The Democratic People's Republic of Korea (DPRK) yesterday called for talks on a peace treaty to end the state between it and the Republic of Korea, saying improved ties with the United States and an end to sanctions could revive the stalled nuclear disarmament talks.
The message, released by DPRK's foreign ministry, was the country's first public statement of its position since US Special Envoy Stephen Bosworth's Pyongyang tour more than a month ago.
Experts, however, were divided on assessing the statement, debating on a vital problem of which issue to be addressed first - denuclearization of the Korean Peninsula or the absence of a peace treaty.
"If confidence is to be built between the DPRK and the US, it is essential to conclude a peace treaty for terminating the state of war, a root cause of the hostile relations, to begin with," Pyongyang's KCNA news agency carried the official statement.
"The removal of the barrier of such discrimination and distrust as sanctions may soon lead to the opening of the Six-Party Talks," it stated.
The 1950-53 Korean War ended in a truce, not a peace treaty, thus leaving the peninsula technically at war. The DPRK, the US-led United Nations Command and China are signatories to the cease fire, while the Republic of Korea (ROK) has never signed the accord.
Under such circumstances, Pyongyang does not feel safe, making it resort to nuclear weapons for its security, analysts have said before.
Last year, the DPRK pulled out of the talks with the US, China, ROK, Russia and Japan after its second nuclear test drew UN sanctions. Its first nuclear test was conducted in autumn 2006.
Yesterday's statement "appears to be an overture by the DPRK to try and, in its own way, break through the logjam that we have seen for more than a year now in the talks," AP quoted Peter Beck, an expert on DPRK at Stanford University.
Zhang Liangui, an expert at the Central Party School in Beijing, however disagreed, suggesting the proposal was part of a "DPRK conspiracy".
"The DPRK is trying to change the fundamental parameter of the Six-Party Talks, which is the resolution of the Korean Peninsula nuclear issue through peaceful negotiations," Zhang said. "Other parties in the talks should stick to this principle."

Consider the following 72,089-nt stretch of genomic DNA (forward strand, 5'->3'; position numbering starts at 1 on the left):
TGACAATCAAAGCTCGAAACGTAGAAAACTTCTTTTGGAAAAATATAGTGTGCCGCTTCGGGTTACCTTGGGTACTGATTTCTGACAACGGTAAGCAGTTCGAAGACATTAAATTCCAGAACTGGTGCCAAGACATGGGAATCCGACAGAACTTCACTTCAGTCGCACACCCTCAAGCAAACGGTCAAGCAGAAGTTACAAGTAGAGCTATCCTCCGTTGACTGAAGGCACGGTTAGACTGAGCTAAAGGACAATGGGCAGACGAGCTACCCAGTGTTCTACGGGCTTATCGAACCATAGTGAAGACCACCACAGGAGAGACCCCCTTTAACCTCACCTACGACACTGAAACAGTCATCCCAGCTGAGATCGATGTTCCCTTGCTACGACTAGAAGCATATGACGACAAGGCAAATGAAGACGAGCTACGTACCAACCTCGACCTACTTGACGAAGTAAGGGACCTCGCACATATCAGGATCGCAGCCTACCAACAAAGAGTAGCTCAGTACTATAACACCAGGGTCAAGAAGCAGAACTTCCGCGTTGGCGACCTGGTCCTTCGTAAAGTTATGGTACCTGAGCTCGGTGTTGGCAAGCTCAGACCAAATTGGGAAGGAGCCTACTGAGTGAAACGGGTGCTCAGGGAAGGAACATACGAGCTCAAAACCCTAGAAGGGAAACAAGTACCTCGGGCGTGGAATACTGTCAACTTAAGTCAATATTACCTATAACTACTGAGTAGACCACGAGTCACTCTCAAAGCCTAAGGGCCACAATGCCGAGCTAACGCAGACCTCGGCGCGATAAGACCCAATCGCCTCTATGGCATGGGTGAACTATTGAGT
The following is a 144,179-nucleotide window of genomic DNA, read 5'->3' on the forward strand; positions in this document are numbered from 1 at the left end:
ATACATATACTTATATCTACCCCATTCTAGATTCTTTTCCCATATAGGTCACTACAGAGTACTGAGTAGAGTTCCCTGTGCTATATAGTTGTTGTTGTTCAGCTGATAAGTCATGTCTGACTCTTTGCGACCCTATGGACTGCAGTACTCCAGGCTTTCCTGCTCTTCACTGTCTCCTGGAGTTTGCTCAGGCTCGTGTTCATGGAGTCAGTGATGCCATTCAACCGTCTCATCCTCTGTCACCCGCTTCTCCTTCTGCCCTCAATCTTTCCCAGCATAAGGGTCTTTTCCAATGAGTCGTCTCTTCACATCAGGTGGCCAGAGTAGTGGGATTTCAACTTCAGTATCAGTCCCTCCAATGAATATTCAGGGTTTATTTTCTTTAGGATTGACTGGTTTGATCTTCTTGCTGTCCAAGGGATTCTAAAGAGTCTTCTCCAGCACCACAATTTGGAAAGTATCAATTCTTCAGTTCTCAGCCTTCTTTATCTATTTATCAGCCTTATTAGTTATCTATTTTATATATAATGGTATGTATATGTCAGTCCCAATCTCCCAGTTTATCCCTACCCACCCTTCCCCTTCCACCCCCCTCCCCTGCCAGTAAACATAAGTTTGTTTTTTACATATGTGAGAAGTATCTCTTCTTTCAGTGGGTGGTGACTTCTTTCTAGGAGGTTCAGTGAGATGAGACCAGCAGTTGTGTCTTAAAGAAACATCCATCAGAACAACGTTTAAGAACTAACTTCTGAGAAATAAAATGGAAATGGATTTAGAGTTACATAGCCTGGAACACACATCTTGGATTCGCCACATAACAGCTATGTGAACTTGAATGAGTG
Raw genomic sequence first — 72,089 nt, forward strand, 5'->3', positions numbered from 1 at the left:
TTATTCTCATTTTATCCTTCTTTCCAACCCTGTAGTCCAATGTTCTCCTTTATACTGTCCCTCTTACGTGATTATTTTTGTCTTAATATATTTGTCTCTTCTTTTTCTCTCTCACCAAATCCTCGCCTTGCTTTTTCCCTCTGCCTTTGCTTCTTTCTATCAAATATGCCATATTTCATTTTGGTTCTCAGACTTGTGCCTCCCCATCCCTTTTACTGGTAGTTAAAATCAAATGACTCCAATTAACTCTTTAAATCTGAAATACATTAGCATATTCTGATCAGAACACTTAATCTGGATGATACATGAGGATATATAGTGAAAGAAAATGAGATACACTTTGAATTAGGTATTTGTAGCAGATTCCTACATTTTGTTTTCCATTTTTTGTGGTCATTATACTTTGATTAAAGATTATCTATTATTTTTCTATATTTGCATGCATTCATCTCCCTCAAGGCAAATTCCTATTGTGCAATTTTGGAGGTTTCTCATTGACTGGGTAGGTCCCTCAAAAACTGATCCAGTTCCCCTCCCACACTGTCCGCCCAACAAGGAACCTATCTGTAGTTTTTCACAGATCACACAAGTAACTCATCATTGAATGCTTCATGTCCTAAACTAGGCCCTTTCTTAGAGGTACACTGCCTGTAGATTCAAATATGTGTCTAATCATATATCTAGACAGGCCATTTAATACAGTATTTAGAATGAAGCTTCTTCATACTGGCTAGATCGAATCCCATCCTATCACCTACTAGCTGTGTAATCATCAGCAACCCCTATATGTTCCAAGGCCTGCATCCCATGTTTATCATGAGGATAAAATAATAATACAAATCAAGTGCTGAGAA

Zhang said DPRK's ultimate aim was to be recognized as a nuclear power.
The Six-Party Talks began in 2003. In 2005 and 2007, there were agreements on a disarmament pact calling for the DPRK to end its nuclear programs in exchange for economic aid, security assurances and diplomatic recognition.
The administrations of presidents Barack Obama and George W. Bush have said Washington can discuss a peace treaty once the DPRK ends its nuclear arms program, "considered one of the biggest security risks to economically vital North Asia," Reuters said.
Wang Fan, an expert at the China Foreign Affairs University, however, suggested that Washington should first make some concessions before trying to denuclearize the peninsula.
The DPRK's statement was a "positive signal", following which the resumption of the Six-Party Talks would be "possible", he said.
Yet, the statement helps little to address the "vital problem" of which comes first - a peace treaty or Pyongyang's denuclearization, Wang said.
"I think the US should first make some concessions, such as ending the condition of war," Wang said.
When the Six-Party Talks do resume, the nations involved should first work out some binding pre-conditions in order to ensure that the DPRK does not quit the talks in a huff as it did before.